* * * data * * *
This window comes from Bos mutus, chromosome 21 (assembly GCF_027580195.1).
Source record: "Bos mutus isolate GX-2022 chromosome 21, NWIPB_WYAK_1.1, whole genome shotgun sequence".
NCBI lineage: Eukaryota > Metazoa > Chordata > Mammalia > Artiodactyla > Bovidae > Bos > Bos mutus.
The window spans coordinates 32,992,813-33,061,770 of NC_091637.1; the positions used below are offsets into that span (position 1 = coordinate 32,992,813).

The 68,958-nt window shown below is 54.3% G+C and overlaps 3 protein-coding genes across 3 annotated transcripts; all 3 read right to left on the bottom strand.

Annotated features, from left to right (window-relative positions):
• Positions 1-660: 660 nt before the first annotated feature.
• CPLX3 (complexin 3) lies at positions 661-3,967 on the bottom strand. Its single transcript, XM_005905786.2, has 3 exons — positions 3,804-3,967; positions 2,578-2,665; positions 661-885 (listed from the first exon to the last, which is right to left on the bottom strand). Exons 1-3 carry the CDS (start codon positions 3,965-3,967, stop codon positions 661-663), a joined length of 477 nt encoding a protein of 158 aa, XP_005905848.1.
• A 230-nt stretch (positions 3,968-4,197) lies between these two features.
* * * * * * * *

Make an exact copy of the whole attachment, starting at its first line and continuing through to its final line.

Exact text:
This window comes from Bos mutus, chromosome 21 (assembly GCF_027580195.1).
Source record: "Bos mutus isolate GX-2022 chromosome 21, NWIPB_WYAK_1.1, whole genome shotgun sequence".
NCBI lineage: Eukaryota > Metazoa > Chordata > Mammalia > Artiodactyla > Bovidae > Bos > Bos mutus.
The window spans coordinates 32,992,813-33,061,770 of NC_091637.1; the positions used below are offsets into that span (position 1 = coordinate 32,992,813).

The 68,958-nt window shown below is 54.3% G+C and overlaps 3 protein-coding genes across 3 annotated transcripts; all 3 read right to left on the bottom strand.

Annotated features, from left to right (window-relative positions):
• Positions 1-660: 660 nt before the first annotated feature.
• CPLX3 (complexin 3) lies at positions 661-3,967 on the bottom strand. Its single transcript, XM_005905786.2, has 3 exons — positions 3,804-3,967; positions 2,578-2,665; positions 661-885 (listed from the first exon to the last, which is right to left on the bottom strand). Exons 1-3 carry the CDS (start codon positions 3,965-3,967, stop codon positions 661-663), a joined length of 477 nt encoding a protein of 158 aa, XP_005905848.1.
• A 230-nt stretch (positions 3,968-4,197) lies between these two features.